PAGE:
Report on the Technology, Mind, and Society Conference

By Story, Amber L. | AI Magazine, Winter 2018 | Go to article overview

Report on the Technology, Mind, and Society Conference


Story, Amber L., AI Magazine


The Technology, Mind, and Society1 conference organized by the American Psychological Association (APA) was held in Washington, DC, April 5-7, 2018. APA welcomed scientists, practitioners, policymakers, and students from around the world to the conference, held in cooperation with the Association for Computing Machinery's Special Interest Group in Computer-Human Interaction (ACM SIGCHI), the Association for the Advancement of Artificial Intelligence (AAAI), and the Human Factors and Ergonomics Society (HFES).

The Technology, Mind, and Society conference provided an interdisciplinary venue for reporting and assessing current efforts to understand and shape the interactions of human beings and technology, for identifying priorities for future work, and for promoting exchange and collaboration among participants. The conference was organized around four broad themes: basic research. foundations of technology design, applications, and broader implications.

The theme included topics such as the ways in which humans understand and use technology, impacts of technology on human experience and behavior, human-technology interactions as mutually adaptive systems, and the role of technology in advancing other areas of scientific research. The foundations of technology design theme concerned with the development of technologies informed by psychological, behavioral, and social science research. The applications theme involved the development, use, and impact of specific technologies in domains such as aging, education, mental and physical health, recreation, and the workplace. Finally, broader implications addressed ethical, legal, and policy questions concerning the opportunities and challenges arising from human-technology interactions.

Main Conference

The two-and-a-half-day conference incorporated an impressive collection of symposia, papers, and posters, as well as keynote presentations, all focused on discoveries at the intersection of humans and technology. Four concurrent sessions across the two full days of the conference featured presentations on topics such as educational technology; cybersecurity; human-robot interactions; health, well-being, and technology; technology use and its effects across the lifespan; trust and control; technological design; and perception and cognition. …

The rest of this article is only available to active members of Questia

Already a member? Log in now.

Notes for this article

Add a new note
If you are trying to select text to create highlights or citations, remember that you must now click or tap on the first word, and then click or tap on the last word.
One moment ...
Default project is now your active project.
Project items
Notes
Cite this article

Cited article

Style
Citations are available only to our active members.
Buy instant access to cite pages or passages in MLA 8, MLA 7, APA and Chicago citation styles.

(Einhorn, 1992, p. 25)

(Einhorn 25)

(Einhorn 25)

1. Lois J. Einhorn, Abraham Lincoln, the Orator: Penetrating the Lincoln Legend (Westport, CT: Greenwood Press, 1992), 25, http://www.questia.com/read/27419298.

Note: primary sources have slightly different requirements for citation. Please see these guidelines for more information.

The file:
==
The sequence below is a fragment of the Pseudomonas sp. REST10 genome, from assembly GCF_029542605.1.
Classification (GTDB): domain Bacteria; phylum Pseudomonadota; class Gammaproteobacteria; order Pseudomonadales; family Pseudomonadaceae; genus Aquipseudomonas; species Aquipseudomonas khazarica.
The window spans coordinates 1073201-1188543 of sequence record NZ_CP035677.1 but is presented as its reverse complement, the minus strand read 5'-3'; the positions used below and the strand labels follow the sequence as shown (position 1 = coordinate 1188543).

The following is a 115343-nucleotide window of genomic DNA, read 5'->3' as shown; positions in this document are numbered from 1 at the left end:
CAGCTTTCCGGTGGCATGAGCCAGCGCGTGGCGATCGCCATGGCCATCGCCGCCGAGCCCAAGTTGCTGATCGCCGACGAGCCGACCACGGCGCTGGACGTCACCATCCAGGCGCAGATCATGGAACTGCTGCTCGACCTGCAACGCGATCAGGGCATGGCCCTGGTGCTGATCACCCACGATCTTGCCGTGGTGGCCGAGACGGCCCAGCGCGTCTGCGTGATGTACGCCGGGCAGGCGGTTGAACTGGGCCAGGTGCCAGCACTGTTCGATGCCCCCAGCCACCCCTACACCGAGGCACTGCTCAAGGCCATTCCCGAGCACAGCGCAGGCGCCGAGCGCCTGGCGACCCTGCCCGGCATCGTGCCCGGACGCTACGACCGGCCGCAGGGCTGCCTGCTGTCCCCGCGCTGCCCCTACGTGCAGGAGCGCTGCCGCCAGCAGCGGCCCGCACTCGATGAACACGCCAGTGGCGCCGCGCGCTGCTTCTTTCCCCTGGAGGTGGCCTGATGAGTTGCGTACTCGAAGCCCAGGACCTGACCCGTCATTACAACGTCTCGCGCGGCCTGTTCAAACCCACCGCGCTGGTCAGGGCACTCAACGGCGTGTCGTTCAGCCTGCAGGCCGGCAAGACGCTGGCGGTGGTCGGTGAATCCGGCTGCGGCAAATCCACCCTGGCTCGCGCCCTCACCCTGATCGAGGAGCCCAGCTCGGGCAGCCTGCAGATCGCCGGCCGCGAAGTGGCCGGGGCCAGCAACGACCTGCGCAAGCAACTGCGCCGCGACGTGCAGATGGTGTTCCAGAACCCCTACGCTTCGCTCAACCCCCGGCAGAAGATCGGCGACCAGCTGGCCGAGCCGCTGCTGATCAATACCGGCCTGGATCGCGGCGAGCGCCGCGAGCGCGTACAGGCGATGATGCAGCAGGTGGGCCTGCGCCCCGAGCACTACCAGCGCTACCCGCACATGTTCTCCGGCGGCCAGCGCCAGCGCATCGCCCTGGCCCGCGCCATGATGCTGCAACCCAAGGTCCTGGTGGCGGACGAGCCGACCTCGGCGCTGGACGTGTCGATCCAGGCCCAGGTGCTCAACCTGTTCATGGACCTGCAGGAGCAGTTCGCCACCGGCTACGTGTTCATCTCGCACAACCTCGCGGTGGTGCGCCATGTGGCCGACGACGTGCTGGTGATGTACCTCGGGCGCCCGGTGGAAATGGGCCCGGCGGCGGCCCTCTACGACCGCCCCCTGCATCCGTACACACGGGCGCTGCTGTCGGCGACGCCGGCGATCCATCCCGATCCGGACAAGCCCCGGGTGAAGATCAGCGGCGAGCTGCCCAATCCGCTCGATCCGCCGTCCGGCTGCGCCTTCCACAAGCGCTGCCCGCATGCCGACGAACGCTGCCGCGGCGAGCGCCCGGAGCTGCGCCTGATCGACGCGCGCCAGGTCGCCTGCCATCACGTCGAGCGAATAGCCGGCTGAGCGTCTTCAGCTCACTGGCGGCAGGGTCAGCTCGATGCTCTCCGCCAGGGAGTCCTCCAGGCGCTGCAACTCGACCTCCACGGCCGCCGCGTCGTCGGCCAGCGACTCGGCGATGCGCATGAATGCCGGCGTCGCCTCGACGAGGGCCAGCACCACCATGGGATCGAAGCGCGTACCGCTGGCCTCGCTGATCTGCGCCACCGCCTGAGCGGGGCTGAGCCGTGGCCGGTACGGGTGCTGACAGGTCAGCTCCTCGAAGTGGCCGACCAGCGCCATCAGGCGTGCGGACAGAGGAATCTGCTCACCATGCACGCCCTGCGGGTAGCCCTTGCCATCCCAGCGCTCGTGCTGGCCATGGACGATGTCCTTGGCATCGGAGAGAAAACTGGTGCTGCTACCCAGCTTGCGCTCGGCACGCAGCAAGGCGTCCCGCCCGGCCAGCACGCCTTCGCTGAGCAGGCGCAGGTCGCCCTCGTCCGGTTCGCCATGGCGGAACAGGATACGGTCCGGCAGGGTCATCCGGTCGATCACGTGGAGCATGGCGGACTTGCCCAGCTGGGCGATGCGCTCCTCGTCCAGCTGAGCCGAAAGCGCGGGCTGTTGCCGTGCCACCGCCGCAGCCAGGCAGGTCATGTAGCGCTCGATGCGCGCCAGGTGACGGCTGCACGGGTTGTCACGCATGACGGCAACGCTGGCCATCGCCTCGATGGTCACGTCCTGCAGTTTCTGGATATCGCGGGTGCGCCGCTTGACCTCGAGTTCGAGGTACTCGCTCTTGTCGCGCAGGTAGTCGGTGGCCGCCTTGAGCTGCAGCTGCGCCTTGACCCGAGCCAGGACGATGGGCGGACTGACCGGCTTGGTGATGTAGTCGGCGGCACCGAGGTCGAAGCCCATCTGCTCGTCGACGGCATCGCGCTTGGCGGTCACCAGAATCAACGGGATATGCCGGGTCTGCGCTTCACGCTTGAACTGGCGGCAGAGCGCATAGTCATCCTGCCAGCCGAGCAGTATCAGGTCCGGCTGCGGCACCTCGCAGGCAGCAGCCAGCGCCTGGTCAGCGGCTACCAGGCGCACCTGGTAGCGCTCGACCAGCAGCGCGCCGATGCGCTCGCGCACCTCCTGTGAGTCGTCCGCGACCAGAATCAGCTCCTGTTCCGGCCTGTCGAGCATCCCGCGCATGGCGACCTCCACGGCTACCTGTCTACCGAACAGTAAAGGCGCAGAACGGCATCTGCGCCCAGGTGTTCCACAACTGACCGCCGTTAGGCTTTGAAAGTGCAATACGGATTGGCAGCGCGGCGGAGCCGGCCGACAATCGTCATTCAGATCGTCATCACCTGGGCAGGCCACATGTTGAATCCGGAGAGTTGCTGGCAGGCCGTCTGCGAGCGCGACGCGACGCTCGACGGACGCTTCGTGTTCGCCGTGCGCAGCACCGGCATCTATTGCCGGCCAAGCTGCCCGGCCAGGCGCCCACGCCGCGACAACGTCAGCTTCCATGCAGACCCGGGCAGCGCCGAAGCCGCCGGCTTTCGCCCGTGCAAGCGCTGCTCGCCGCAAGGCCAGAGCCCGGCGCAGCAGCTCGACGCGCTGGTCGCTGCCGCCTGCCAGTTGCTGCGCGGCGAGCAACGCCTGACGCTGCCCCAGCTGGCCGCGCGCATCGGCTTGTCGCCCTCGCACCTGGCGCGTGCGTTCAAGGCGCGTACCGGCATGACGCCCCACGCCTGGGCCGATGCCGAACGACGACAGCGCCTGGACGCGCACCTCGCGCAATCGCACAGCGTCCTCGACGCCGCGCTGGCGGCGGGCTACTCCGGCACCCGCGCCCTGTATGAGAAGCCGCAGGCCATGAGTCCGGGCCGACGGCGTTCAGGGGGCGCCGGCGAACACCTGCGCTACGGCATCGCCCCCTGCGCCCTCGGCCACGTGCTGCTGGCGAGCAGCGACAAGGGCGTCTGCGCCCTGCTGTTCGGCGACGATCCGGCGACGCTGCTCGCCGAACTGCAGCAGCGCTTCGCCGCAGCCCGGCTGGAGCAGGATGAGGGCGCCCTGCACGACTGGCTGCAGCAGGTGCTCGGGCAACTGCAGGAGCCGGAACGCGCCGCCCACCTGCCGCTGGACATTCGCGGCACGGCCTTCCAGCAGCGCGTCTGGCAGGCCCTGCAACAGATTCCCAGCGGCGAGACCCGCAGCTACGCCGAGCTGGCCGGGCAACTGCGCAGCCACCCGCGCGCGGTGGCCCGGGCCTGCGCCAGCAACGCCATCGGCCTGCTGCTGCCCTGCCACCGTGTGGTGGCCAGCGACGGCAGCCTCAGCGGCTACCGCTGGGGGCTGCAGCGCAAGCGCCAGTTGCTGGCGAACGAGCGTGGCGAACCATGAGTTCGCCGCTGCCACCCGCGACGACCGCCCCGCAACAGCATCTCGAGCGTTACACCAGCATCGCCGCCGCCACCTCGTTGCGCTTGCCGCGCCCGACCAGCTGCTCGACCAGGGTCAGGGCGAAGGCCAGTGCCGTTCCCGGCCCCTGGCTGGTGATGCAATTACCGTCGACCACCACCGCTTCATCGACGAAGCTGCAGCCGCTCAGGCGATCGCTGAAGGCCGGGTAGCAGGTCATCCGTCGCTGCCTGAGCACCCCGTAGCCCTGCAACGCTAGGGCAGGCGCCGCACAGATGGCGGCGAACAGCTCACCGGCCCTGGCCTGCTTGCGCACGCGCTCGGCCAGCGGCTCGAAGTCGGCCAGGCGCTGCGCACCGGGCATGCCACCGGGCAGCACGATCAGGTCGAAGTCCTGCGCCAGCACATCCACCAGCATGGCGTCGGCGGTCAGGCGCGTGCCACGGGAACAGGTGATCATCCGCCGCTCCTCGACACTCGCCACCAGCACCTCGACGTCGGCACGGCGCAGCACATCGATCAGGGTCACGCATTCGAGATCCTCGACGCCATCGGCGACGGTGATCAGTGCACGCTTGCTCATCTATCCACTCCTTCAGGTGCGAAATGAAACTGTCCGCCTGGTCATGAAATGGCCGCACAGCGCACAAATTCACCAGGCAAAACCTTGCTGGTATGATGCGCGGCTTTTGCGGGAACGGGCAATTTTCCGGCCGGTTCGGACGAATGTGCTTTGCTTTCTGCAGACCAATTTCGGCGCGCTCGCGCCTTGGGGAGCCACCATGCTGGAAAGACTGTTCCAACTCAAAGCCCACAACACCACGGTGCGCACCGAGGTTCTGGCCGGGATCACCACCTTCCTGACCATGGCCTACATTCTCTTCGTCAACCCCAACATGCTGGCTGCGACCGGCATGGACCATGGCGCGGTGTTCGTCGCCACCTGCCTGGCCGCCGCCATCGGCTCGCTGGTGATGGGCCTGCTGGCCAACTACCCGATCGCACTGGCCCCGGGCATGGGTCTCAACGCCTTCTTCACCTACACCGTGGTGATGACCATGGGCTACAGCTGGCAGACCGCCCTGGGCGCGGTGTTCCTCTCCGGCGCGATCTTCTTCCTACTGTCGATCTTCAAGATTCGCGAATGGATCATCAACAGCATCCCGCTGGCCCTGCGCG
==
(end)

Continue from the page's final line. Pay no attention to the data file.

Cited article

Report on the Technology, Mind, and Society Conference
Settings

Settings

Typeface
Text size Smaller Larger Reset View mode
Search within

Search within this article

Look up

Look up a word

  • Dictionary
  • Thesaurus
Please submit a word or phrase above.
Print this page

Print this page

Why can't I print more than one page at a time?

Help
Full screen
Items saved from this article
  • Highlights & Notes
  • Citations
Some of your highlights are legacy items.

Highlights saved before July 30, 2012 will not be displayed on their respective source pages.

You can easily re-create the highlights by opening the book page or article, selecting the text, and clicking “Highlight.”

matching results for page

    Questia reader help

    How to highlight and cite specific passages

    1. Click or tap the first word you want to select.
    2. Click or tap the last word you want to select, and you’ll see everything in between get selected.
    3. You’ll then get a menu of options like creating a highlight or a citation from that passage of text.

    OK, got it!

    Cited passage

    Style
    Citations are available only to our active members.
    Buy instant access to cite pages or passages in MLA 8, MLA 7, APA and Chicago citation styles.

    "Portraying himself as an honest, ordinary person helped Lincoln identify with his audiences." (Einhorn, 1992, p. 25).

    "Portraying himself as an honest, ordinary person helped Lincoln identify with his audiences." (Einhorn 25)

    "Portraying himself as an honest, ordinary person helped Lincoln identify with his audiences." (Einhorn 25)

    "Portraying himself as an honest, ordinary person helped Lincoln identify with his audiences."1

    1. Lois J. Einhorn, Abraham Lincoln, the Orator: Penetrating the Lincoln Legend (Westport, CT: Greenwood Press, 1992), 25, http://www.questia.com/read/27419298.

    Cited passage

    Thanks for trying Questia!

    Please continue trying out our research tools, but please note, full functionality is available only to our active members.

    Your work will be lost once you leave this Web page.

    Buy instant access to save your work.

    Already a member? Log in now.

    Search by... Author
    Show... All Results Primary Sources Peer-reviewed

    Oops!

    An unknown error has occurred. Please click the button below to reload the page. If the problem persists, please try again in a little while.